Don’t Skimp on Screen Resolution
The most affordable 2-in-hybrids have 136x 768-pixel displays, but we strongly prefer sharper 1920 x 1080 full-HD screens. With these panels, you’ll enjoy better image quality and the ability to snap two wide windows side by side for some serious multitasking.
Some models have even higher-resolution quad-HD (2560 x 1440 pixels) or ultra-HD (3840 x 2160) displays, which offer more detail and are better choices for people who do photo or video editing. Ultra-HD is the same resolution as the 4K content that’s becoming more widely available both in Blu-ray discs and online, so it makes this the resolution of choice for movie fiends as well. The major drawback of higher-resolution panels is that they suck up more power, so it’s important to consider how important battery life is to you.
The Insider Pick
With a good tent, you can always feel at home, even when you’re actually miles from civilization and a few thousand feet up in the mountains. The Mountainsmith Morrison EVO Person tent is our top choice for best tent, thanks to its great price, ease of setup, and ability to keep you warm and dry even in bad weather.
I was sitting on rough-hewn log bench when the first raindrops started to fall. Fortunately, I had the thick thatched roof of a decades-old hut over my head, a hut built to endure the lashing storms of the South American rainforest through which the team and I were hiking. With a steaming bowl of rice on my lap and the day’s trek completed, I was looking forward to eating my fill and then sinking into that pure slumber that follows an exhausting day.
Even as the rainfall grew heavy, not a single drop penetrated the woven palm and reed ceilings or floor of the dusty old hut. The same was not true, however, for my teammate Mark’s tent. He burst into the hut carrying his pack, sleeping bag, pad, and other gear in his arms, swearing loudly and exclaiming: “That damn tent is useless! Everything’s soaked!”
I leaped up to take some of the gear from his arms, but then it occurred to me that, hey, he and I used the exact same brand of tent… and that meant that my hiking pack, sleeping bag, air mat, my clothing and camera, my book and maps, and everything else I had with me on this ten day trip were likely in the process of being soaked through. I ran from the hut and through the downpour only to find that, sure enough, most of my gear was already soaked. I grabbed everything I could, thankfully got some help from the others, and stumbled back into the hut, where I would be spending the night instead of in my cozy tent.
As frustrating as that experience was, it was more my fault than a matter of gear failure. In later reading up on the tent I was using, I learned that it was designed primarily for high alpine use in freezing conditions. Snow, wind, and frigid temperatures were no problem for it, but heavy rains would soak it through unless it was used with an added rainfly.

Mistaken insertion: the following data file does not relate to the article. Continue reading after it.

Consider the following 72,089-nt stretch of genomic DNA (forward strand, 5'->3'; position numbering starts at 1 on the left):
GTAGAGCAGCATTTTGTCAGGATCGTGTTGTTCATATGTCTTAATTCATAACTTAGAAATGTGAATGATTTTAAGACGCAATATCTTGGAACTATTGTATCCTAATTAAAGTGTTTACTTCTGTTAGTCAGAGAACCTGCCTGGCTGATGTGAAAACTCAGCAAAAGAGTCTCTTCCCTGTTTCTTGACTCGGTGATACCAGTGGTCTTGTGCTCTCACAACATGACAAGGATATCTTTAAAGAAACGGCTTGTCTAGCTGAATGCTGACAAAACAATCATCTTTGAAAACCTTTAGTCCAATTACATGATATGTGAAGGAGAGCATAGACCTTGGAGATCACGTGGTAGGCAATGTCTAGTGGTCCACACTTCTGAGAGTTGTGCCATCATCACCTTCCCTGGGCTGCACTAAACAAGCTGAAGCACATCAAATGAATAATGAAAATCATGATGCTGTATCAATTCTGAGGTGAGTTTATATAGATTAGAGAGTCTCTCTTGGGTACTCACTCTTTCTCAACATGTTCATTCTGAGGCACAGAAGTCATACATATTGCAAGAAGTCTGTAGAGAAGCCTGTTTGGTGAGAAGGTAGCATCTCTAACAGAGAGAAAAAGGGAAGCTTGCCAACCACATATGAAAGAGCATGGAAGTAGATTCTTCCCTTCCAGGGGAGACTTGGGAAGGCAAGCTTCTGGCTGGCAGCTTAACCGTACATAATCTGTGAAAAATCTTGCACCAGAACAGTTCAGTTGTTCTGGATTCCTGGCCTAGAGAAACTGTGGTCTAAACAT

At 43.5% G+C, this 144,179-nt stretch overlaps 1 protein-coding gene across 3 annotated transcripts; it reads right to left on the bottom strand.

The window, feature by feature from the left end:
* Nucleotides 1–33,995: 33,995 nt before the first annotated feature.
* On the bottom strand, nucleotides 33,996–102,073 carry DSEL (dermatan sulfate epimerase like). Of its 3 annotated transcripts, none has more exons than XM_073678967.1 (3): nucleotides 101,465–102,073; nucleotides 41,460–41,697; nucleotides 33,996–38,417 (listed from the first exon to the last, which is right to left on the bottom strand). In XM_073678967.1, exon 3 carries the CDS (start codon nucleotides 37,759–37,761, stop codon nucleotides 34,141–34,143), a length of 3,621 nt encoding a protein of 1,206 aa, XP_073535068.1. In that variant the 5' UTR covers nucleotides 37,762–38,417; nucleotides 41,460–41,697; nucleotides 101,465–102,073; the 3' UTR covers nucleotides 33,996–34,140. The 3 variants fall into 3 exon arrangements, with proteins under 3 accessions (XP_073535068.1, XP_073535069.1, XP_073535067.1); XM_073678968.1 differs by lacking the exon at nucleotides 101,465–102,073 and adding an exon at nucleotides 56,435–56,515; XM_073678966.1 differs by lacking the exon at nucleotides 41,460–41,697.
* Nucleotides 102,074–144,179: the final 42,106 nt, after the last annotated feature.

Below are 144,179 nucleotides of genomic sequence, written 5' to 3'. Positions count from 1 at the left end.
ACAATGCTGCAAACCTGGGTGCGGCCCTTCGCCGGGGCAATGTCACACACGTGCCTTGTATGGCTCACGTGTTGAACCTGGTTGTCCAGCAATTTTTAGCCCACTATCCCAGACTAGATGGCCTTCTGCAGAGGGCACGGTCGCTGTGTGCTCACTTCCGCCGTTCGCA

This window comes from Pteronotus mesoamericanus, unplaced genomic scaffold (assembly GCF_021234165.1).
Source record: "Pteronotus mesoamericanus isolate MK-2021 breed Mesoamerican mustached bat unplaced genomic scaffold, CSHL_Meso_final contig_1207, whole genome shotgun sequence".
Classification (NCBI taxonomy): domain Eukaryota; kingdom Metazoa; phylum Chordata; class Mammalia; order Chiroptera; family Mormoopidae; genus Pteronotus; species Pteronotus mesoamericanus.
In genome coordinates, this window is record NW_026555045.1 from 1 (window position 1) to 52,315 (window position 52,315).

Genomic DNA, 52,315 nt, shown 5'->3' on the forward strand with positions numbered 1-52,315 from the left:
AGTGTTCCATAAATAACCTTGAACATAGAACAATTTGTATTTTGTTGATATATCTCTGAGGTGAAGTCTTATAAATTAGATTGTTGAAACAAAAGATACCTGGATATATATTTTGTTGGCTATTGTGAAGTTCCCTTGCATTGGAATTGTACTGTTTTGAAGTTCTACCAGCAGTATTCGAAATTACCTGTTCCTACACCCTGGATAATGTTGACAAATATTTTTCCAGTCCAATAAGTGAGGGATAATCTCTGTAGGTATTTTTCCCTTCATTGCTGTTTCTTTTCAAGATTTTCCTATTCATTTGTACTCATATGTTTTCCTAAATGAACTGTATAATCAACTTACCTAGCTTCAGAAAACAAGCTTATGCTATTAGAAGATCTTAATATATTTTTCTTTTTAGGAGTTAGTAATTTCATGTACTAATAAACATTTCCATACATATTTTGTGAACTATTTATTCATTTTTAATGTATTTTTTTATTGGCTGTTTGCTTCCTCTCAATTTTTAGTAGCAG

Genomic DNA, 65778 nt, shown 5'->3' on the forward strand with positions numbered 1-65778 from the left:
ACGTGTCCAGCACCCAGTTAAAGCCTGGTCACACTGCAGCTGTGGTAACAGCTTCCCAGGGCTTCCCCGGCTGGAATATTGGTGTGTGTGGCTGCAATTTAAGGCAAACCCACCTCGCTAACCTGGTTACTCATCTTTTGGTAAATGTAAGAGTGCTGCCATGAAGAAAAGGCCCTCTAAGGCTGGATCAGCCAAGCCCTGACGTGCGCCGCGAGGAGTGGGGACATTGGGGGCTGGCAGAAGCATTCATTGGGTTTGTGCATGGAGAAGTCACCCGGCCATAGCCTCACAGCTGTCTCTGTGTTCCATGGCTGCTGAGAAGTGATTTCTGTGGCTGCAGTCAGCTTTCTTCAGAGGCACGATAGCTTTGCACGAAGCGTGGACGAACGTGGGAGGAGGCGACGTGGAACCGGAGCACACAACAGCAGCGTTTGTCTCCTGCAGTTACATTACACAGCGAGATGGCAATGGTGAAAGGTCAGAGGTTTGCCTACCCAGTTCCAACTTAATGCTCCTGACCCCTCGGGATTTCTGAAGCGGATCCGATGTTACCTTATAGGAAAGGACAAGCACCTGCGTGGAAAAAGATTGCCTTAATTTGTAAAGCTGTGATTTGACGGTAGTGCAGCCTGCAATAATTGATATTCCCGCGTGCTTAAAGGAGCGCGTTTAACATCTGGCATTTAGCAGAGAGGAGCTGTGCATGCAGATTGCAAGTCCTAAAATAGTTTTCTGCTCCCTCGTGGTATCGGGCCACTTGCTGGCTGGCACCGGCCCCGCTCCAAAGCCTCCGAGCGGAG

A quick 30–3minutes of service, determined at the assessment.
For when your bike hasn’t had a tune-up after a season of active riding or seasons of light use: noisy drivetrain, imprecise shifting, loose feeling brakes, or generally loose feeling components. Includes everything in minor adjustment, plus:
For when your bike hasn’t had a tune-up after a few seasons of regular riding or it hasn’t been use for over a year: poor shifting, soft brakes, or wheels aren’t straight. Includes everything in basic tune-up, plus:
Top-notch service and it’s ready fast. Includes everything in Advanced Plus, along with:
When you buy or more of the big items (skis, boots or bindings), we’ll mount your bindings for free. This offer applies to all types of ski equipment sold at MEC, and proof of purchase is required. If you’re shopping online, you can take advantage of this deal by placing your order via phone at 1.888.847.0770 or 604.876.6221.
Zippers, jackets, packs, bikes, snowshoes – if it needs repairing, there’s a good chance we can help fix it (or know someone who can). Everything you buy from MEC is covered by our Rocksolid Guarantee. Make sure your gear is clean before you bring it by for us to take a look.
Green building features
MEC arrived in the Atlantic region in 200with our Halifax store. We moved into an existing building and used as many of the on-site structural elements as possible. While this store wasn’t built from the ground up, we still found ways to make small changes that add up to energy savings over time. Here are some of the green features:
Like all MEC buildings, we’re proud to say that this store is carbon neutral. We purchase Green Electricity Certificates and Green Natural Gas Certificates from Bullfrog Power, which means that Bullfrog procures renewable energy (wind, micro-hydro and biogas) on our behalf for electricity and natural gas.
First of all thanks for reading my article to the end! I hope you find my reviews listed here useful and that it allows you to make a proper comparison of what is best to fit your needs and budget. Don’t be afraid to try more than one product if your first pick doesn’t do the trick.
Most important, have fun and choose your Tent Cards wisely! Good luck!
So, TOP3 of Tent Cards
- №1 — Blank Metallic Vista Place Cards Tent Cards – 50 Pack | Size 3.5″ x 5″ Flat 2.5″ x 3.5″ Folded
- №2 — Blank Brown Place Cards Tent Cards – 50 Pack | Size 3.5″ x 5″ Flat 2.5″ x 3.5″ Folded
- №3 — Avery 5302 Small Tent Card